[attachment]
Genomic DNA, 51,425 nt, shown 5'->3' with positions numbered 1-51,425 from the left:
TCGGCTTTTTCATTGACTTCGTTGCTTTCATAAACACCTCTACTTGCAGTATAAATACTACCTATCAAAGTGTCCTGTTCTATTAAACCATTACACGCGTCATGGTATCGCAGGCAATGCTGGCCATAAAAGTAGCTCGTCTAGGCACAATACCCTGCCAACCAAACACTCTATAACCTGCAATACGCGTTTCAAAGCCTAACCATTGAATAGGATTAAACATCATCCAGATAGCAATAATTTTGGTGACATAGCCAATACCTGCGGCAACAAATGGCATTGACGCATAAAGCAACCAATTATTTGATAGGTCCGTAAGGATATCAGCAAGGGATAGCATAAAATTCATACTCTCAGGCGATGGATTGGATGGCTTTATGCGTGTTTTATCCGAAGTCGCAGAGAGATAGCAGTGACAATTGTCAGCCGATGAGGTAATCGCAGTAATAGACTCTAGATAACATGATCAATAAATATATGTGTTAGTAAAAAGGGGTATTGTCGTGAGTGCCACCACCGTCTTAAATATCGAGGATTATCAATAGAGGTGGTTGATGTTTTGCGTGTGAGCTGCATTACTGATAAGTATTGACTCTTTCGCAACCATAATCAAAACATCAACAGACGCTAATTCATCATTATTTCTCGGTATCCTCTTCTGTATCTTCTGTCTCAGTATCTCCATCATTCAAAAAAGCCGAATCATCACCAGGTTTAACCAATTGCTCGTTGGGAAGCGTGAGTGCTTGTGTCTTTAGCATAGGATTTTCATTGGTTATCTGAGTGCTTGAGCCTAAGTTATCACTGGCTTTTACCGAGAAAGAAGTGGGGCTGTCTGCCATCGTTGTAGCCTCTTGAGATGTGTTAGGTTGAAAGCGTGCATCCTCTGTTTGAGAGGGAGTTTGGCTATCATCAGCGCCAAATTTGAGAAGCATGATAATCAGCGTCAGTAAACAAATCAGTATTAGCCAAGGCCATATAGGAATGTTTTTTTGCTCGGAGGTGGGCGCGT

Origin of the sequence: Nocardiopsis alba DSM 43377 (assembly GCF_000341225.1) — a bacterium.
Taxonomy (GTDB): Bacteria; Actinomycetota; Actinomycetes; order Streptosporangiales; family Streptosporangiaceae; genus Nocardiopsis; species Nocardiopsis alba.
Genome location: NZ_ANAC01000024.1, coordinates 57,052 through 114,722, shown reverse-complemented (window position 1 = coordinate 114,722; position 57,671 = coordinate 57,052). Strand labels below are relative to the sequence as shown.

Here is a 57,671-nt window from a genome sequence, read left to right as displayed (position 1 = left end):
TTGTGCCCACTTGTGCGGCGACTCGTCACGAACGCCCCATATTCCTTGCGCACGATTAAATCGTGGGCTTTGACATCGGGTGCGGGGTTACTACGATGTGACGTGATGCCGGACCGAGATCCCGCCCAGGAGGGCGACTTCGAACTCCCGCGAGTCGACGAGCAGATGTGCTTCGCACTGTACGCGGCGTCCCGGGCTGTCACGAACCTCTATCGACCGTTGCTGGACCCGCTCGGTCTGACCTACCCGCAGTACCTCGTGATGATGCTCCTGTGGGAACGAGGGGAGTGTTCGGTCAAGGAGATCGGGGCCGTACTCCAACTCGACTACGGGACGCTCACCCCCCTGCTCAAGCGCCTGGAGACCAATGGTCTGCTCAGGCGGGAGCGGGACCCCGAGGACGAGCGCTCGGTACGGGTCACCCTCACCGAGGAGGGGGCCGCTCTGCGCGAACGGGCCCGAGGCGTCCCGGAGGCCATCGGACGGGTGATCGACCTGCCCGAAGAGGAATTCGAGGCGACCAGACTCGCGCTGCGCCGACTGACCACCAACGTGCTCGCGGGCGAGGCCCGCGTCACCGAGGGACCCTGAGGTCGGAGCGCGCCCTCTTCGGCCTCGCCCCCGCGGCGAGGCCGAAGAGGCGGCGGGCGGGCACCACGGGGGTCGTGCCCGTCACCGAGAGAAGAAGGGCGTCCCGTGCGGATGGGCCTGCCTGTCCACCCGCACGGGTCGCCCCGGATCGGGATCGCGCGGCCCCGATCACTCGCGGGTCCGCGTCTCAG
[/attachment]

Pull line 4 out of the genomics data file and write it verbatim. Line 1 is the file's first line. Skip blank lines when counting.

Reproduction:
Taxonomy (GTDB): Bacteria; Actinomycetota; Actinomycetes; order Streptosporangiales; family Streptosporangiaceae; genus Nocardiopsis; species Nocardiopsis alba.